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‘Uncertainty Factor’ Hangs Over Brooklyn Businesses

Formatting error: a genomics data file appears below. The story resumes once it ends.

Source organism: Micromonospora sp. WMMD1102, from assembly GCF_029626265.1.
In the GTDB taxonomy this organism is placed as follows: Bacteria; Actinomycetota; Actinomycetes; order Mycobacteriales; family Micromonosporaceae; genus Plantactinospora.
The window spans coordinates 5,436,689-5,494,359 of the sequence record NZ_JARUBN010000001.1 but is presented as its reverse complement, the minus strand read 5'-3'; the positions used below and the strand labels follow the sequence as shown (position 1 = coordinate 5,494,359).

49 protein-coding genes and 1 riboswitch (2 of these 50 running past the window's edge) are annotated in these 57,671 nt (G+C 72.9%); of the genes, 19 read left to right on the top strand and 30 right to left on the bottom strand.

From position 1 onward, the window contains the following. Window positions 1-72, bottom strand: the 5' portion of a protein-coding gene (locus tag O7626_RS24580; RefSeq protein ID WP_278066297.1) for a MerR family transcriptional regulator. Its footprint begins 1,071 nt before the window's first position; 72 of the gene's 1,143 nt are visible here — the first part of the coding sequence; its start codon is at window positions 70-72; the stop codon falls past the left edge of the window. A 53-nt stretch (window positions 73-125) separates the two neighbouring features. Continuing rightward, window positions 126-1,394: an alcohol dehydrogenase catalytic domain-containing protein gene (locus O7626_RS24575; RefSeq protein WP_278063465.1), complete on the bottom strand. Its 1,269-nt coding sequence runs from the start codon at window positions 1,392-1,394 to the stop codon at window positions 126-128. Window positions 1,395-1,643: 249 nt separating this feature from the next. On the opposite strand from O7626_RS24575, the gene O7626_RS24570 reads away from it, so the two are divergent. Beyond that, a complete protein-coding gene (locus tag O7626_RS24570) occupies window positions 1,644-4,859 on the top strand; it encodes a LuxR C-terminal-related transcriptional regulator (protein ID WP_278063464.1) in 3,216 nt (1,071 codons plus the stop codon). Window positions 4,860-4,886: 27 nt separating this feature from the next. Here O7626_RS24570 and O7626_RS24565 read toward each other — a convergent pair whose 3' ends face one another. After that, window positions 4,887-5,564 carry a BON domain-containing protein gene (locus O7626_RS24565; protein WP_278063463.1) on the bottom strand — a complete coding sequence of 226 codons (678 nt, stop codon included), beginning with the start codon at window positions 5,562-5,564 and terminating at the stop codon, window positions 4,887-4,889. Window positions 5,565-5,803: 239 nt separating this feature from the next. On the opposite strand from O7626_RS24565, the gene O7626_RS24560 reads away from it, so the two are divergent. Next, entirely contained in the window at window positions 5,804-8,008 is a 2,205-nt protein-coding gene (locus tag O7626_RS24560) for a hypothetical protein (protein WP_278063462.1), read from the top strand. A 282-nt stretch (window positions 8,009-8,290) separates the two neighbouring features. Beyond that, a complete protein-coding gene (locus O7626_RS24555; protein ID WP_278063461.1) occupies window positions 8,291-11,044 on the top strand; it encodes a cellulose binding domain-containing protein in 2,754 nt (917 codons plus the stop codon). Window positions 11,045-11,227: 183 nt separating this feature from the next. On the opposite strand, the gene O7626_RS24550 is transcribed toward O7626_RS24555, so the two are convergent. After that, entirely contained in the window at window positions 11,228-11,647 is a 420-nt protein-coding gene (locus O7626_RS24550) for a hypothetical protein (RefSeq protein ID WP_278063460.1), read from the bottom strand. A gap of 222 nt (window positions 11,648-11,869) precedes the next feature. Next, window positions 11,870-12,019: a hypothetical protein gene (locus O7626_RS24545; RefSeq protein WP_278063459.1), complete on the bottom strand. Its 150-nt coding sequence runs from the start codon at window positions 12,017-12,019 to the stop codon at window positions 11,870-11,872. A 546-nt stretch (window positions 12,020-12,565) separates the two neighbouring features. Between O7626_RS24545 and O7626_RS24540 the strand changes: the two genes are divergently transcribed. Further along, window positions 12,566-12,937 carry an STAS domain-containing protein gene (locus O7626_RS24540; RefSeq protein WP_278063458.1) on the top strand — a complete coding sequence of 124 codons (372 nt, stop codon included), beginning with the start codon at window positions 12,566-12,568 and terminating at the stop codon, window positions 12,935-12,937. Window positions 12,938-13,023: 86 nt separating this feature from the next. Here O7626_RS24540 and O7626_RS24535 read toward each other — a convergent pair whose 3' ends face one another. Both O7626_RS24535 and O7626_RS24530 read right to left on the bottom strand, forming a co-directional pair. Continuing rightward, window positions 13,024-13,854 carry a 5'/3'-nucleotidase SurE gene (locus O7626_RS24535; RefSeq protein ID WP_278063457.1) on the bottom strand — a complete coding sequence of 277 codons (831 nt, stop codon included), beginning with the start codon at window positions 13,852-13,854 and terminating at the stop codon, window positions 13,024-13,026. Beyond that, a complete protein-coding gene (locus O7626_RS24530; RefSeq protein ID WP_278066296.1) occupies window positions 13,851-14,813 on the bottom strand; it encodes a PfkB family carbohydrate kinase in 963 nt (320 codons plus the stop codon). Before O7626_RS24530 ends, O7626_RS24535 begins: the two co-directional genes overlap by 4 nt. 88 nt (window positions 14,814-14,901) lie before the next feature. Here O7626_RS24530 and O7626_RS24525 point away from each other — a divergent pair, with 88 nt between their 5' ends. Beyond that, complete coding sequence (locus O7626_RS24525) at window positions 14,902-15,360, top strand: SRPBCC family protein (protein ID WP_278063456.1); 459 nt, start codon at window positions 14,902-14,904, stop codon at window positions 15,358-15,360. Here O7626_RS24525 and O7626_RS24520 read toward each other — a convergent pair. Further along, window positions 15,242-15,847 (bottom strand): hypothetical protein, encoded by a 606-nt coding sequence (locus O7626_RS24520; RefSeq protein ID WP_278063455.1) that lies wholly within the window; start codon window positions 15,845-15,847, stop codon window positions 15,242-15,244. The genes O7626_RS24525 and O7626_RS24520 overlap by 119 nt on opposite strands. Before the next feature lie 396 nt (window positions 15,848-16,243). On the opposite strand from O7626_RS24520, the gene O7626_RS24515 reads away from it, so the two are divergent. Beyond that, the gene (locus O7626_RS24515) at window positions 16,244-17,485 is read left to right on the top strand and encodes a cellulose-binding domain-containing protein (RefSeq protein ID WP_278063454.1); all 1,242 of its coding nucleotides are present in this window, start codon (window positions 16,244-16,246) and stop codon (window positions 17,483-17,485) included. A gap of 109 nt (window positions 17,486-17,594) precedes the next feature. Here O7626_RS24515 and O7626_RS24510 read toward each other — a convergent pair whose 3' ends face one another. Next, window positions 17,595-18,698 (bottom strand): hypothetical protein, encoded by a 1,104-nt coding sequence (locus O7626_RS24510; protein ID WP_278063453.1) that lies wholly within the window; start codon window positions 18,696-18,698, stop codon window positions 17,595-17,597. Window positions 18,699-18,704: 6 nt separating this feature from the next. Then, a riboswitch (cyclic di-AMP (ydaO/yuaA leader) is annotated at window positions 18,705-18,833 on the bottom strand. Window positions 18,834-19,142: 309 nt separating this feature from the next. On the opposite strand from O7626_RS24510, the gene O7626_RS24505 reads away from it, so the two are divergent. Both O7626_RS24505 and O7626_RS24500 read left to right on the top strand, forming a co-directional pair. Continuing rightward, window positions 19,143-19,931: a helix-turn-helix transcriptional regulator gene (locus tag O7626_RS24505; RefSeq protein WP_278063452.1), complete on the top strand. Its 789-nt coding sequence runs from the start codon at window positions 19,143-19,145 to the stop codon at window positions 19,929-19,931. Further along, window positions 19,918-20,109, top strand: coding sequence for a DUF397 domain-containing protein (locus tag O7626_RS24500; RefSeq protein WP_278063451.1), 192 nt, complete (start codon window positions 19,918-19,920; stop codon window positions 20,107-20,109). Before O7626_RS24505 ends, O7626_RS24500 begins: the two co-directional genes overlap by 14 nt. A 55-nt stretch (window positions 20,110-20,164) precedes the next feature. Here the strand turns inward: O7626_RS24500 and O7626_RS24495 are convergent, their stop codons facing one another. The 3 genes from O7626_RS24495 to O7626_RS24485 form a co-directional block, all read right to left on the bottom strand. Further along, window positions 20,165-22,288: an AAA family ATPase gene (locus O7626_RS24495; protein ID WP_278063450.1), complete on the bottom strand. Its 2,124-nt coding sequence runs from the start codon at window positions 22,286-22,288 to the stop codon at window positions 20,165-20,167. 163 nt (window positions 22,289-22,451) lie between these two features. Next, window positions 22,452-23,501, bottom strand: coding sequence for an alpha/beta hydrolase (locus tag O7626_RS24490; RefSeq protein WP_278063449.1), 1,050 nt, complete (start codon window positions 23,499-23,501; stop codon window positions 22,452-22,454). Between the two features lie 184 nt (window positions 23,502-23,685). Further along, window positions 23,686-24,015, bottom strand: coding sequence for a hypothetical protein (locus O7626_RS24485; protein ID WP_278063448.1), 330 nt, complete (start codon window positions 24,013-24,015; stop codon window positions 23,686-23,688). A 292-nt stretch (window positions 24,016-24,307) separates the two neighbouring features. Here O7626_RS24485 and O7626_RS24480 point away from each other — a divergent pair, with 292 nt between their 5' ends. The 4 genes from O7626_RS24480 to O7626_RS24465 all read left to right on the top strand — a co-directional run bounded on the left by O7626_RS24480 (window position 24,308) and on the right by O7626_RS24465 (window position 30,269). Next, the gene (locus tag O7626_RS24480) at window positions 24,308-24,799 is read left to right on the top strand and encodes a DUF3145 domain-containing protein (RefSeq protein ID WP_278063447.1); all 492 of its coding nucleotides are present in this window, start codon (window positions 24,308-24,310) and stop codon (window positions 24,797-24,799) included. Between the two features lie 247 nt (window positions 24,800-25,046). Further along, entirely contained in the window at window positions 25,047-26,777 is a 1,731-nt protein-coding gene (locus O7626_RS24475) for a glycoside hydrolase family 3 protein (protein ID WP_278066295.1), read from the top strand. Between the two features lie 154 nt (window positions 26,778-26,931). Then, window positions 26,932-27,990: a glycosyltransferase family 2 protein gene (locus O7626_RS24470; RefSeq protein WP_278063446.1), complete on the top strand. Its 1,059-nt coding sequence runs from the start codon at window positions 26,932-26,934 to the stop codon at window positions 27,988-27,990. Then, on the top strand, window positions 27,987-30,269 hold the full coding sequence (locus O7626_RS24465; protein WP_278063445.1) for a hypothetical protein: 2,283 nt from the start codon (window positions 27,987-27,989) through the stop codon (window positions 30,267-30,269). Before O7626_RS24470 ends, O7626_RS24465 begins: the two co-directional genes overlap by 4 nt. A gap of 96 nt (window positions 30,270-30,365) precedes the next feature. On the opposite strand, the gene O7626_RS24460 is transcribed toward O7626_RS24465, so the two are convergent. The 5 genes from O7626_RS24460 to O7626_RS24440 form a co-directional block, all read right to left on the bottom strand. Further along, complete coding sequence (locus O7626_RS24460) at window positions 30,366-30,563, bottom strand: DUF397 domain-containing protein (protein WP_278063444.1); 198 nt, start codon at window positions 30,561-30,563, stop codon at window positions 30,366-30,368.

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While Brooklyn businesses face a number of obstacles heading into 2006, one of their biggest fears is fear itself. “There’s a sense that everything’s sort of a sugar rush,” said Matt Yates, director of the port operations company American Stevedoring Inc. and a member of the Community Board 6 Economic/Waterfront Development Committee, at a February 6 committee meeting. Speaking about the degree of instability and “factors of no control” that businesses have reported to him, Yates said the “uncertainty factor” topped all other concerns, including those about real estate that are so prevalent in Brooklyn. “And I’m not sure how you fix that,” he added. During an annual presentation that night about business expectations for 2006, Kenneth Adams, president of the Brooklyn Chamber of Commerce, said Chamber members reported insurance costs as the top obstacle to growth in an annual survey. Although “members reported good news in ’05,” Adams said, such as increased sales and hiring, “Our Chamber members approached ’06 with caution,” which he associated with rising fuel costs in anticipation of a cold winter that has yet to materialize, and anxiety about insurance costs. In the Chamber’s annual Members Issues Survey, released in November, 80 percent of companies that responded said they did as well or better in 2005 as in 2004, but only 31 percent said they expected revenues to increase in 2006. According to the 177 respondents of the Chamber’s 1,200 members, fuel and energy costs were rated the third most significant obstacle to growth in 2005, up from seventh in 2004. The first and second obstacles were the cost of health insurance and the cost of general liability insurance. “They really feel threatened by it, small businesses in particular,” Adams said about insurance costs. “Raw construction costs have gone sky-high,” noted Waterfront Development Committee chair Greg O’Connell, citing the cost of steel, studs, wood, and fuel as another obstacle. Additional factors generating uncertainty are the retirement of Federal Reserve chairman Alan Greenspan, “the unbelievable federal deficit,” and wage inflation, which causes instability by enabling employees to work elsewhere, Adams said. “It’s not surprising that people are edgy about what’s coming down the road,” commented Richard Bashner, the new co-chair of the Economic Development Committee, after listening to all the factors. To counteract uncertainty, the Chamber offers several programs and services to help Brooklyn businesses improve stability, regardless of whether they are Chamber members. To help quell anxieties over health insurance, the Chamber has improved its Brooklyn Health Works insurance plan, which is now offered to small businesses for $160/month per person, although it is restricted to employees who have gone without insurance for a full year prior, and to businesses with at least one-third of its workers in the low-wage category. If the government increased currently limited subsidies to provide health insurance to a greater number of Brooklyn employees, taxpayers would save money in the long run, Adams said from a Long Island College Hospital conference room at Hicks Street and Atlantic Avenue. “All the studies will tell you it is far less likely {employees} will end up around the corner at Henry Street in the emergency room…with a terrible acute situation,” if they have preventive care, he said in reference to the Chamber’s attempts to obtain more health insurance funding. In addition to offering health insurance, the Chamber has a Business Solutions Center at 9 Bond Street that helps businesses obtain loans from outside sources, which it did for 40 companies last year, for a total of more than $2.5 million in loans. There are also plans for on-the-job English language classes through the Chamber’s partnership with the National Puerto Rican Forum, which Anthony Pugliese, an organizer for the New York City District Council of Carpenters and a member of the committee, expressed support for, noting that language training can mean the difference between life and death for construction workers who are more likely to have fatal accidents if they cannot understand their employers’ directions. Pugliese reiterated his support for construction projects such as the Atlantic Yards project – which is supported by most Chamber members who responded to the survey – in which developers pledge to use all union construction labor. “When Forest City Ratner develops, whoever works for them is going to get trained, is going to get proper medical coverage and won’t have to go to the emergency room” as their first form of treatment, Pugliese said. Pugliese also suggested the Chamber create a code of ethics and require all of its potential members to meet specific criteria prior to joining, but the Chamber has no plans to do so. “If you did have some form of code of conduct it would be a carrot for {companies} like Wal-Mart” to publicly support policies that protect employees, said Bashner, citing the repeated attempts of the company opposed by most Chamber members to open shop in Brooklyn. But Adams said the Chamber is better off using its power in other ways. “Our leverage comes into play when they need us to testify in favor of a project,” he said. “The trick is when a business or a developer needs something from government” to impose its criteria before offering support. For more information on the Chamber of Commerce visit www.ibrooklyn.com.

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